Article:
Vatnajökull National Park
Vatnajökull National Park, established in 2008, encompasses not only all of Vatnajökull glacier but also extensive surrounding areas. These include the national parks previously existing at Skaftafell in the southwest and Jökulsárgljúfur in the north, so that today's national park covers 13% of Iceland and ranks as Europe's largest.
In general, national parks are protected areas which are considered unique because of their nature or cultural heritage. The unique qualities of Vatnajökull National Park are primarily its great variety of landscape features, created by the combined forces of rivers, glacial ice, and volcanic and geothermal activity.
Protection and management
The objective of the Vatnajökull National Park's establishment is to conserve the area's landscape, biology, geological formations and cultural heritage and enable the public to experience and enoy its nature and history.
To reach these objectives Vatnajökull National Park is divided into four areas. Each area has a park manager whose role is to ensure that operations within the park are in accordance with the park's rules and regulations.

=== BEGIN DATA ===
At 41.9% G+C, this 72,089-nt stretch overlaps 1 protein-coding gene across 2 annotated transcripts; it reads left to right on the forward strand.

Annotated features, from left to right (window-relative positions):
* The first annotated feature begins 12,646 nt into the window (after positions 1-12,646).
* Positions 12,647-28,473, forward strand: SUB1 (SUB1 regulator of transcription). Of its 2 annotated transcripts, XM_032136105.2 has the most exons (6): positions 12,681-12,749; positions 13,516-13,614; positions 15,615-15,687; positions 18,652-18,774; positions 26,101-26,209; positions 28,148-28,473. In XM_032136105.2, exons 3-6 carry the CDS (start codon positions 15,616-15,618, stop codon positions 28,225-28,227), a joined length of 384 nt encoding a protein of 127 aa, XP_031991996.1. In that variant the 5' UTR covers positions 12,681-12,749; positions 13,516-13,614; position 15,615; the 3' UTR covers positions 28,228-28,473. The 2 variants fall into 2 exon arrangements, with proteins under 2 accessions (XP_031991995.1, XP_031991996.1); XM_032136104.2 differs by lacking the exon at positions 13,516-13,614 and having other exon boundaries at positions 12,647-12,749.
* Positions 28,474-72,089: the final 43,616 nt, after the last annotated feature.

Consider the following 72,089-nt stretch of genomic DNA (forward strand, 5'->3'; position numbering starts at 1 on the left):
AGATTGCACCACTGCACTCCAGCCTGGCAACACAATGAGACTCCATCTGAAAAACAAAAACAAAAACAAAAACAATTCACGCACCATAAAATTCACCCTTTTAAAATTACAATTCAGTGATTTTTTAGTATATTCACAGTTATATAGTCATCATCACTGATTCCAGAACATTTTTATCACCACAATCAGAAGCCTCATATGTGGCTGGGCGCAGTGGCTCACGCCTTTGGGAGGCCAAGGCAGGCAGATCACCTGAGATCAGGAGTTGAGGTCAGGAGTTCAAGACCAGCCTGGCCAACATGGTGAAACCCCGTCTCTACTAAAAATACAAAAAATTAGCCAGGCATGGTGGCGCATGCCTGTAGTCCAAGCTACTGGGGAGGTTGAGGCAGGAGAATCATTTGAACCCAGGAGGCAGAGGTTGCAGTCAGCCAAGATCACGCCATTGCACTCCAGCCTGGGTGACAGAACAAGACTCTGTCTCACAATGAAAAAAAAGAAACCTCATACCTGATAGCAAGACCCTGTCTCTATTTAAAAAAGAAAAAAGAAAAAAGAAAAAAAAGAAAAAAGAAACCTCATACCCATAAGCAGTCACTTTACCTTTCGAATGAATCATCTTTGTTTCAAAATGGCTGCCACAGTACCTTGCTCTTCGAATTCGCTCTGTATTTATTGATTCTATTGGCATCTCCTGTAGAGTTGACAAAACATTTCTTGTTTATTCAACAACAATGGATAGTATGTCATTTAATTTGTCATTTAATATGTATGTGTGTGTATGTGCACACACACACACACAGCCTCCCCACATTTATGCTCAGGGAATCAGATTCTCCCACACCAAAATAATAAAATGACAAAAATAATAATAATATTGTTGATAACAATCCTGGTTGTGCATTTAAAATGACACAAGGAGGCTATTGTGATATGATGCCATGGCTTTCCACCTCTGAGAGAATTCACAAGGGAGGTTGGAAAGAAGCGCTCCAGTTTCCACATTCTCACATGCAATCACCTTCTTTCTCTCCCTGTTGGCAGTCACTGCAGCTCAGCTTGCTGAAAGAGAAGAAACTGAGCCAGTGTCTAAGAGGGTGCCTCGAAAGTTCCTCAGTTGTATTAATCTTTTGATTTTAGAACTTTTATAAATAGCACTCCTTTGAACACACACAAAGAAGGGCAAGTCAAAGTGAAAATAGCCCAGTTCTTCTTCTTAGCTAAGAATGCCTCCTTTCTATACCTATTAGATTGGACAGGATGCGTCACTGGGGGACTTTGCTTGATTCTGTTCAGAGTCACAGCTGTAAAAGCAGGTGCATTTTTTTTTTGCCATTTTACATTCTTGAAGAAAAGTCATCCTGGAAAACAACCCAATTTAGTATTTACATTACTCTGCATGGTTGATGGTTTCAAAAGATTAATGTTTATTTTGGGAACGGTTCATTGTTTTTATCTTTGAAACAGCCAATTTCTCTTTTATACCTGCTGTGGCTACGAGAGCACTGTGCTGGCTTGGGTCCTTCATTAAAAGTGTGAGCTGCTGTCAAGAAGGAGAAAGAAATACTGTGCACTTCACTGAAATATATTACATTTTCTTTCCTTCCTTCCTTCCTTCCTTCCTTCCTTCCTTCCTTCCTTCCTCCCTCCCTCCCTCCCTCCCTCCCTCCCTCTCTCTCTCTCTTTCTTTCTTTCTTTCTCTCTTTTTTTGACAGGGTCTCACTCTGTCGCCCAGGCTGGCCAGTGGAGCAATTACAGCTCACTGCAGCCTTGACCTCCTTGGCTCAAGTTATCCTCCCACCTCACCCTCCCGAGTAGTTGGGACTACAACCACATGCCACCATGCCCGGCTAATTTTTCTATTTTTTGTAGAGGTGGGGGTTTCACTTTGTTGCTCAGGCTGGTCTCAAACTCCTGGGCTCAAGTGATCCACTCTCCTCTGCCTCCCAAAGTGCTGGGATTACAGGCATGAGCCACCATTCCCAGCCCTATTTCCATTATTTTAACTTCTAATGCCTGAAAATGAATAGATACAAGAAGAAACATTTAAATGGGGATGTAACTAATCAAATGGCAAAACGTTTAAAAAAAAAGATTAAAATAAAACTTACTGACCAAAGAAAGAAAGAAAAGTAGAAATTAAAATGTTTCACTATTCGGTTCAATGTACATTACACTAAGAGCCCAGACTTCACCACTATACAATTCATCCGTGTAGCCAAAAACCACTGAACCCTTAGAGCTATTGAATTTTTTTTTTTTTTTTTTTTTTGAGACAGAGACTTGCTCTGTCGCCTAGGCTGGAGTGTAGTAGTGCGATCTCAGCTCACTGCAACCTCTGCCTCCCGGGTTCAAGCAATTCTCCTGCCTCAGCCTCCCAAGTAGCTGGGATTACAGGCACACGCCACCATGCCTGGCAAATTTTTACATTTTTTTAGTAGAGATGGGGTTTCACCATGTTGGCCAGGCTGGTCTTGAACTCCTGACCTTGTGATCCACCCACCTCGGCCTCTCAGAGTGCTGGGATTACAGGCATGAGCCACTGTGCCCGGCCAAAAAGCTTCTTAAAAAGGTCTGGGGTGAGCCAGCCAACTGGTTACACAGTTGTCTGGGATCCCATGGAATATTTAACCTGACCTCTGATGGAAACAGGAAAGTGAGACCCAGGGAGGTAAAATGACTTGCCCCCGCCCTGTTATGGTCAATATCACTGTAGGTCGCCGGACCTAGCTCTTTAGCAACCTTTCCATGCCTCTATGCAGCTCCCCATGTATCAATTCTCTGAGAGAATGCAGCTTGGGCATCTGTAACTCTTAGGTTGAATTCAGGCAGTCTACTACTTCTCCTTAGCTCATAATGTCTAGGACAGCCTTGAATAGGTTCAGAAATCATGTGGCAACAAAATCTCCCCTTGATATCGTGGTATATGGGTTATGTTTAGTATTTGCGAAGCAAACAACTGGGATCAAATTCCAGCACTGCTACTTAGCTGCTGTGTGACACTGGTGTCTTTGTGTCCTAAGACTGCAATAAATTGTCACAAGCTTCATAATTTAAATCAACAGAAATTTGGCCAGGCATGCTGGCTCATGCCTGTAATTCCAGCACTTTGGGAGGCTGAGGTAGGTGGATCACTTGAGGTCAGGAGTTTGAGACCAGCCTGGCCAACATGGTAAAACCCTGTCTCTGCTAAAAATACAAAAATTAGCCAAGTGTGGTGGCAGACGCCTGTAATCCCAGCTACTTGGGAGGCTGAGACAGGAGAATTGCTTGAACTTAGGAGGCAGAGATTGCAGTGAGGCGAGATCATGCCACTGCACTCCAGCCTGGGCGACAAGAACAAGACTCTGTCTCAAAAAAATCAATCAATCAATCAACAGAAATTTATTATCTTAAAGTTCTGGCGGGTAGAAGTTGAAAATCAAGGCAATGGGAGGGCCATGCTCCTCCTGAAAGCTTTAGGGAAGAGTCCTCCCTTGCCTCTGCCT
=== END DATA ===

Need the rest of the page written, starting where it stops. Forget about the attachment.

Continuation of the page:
Practical information for park visitors
Vatnajökull National Park offers a unique opportunity to experience the interplay between the forces of glaciers and volcanic activities.The National Park stretches around the Vatnajökull ice cap, with visitor centres in South-East Iceland (Skaftafell), East Iceland (Skriðuklaustur) and North-East Iceland (Jökulsárgljúfur).
Vatnajökull National Park operates campsites in Skaftafell and Jökulsárgljúfur.
For the most part, the park lies in highland areas. If you are heading into the Icelandic highlands, you must be properly prepared, as the weather, river flow and driving or walking conditions may change very suddenly. Important safety equipment, such as communication and navigation devices, is essential in places with little traffic. If help is needed, phone Iceland's emergency number, 112, where your message will be passed on to suitable parties.
The Icelandic Associaton for Search and Rescue provides neccesary and important information for travelling in Iceland. Check their website at safetravel.is
It must also be emphasized that off-road driving is prohibited in Iceland. What may seem like an innocent de-tour can leave a lasting scar in the landscape, something that Icelanders have learned the hard way through their own actions. The National Park authorities strongly recommend that visitors seek further information about driving in the park prior to their visit.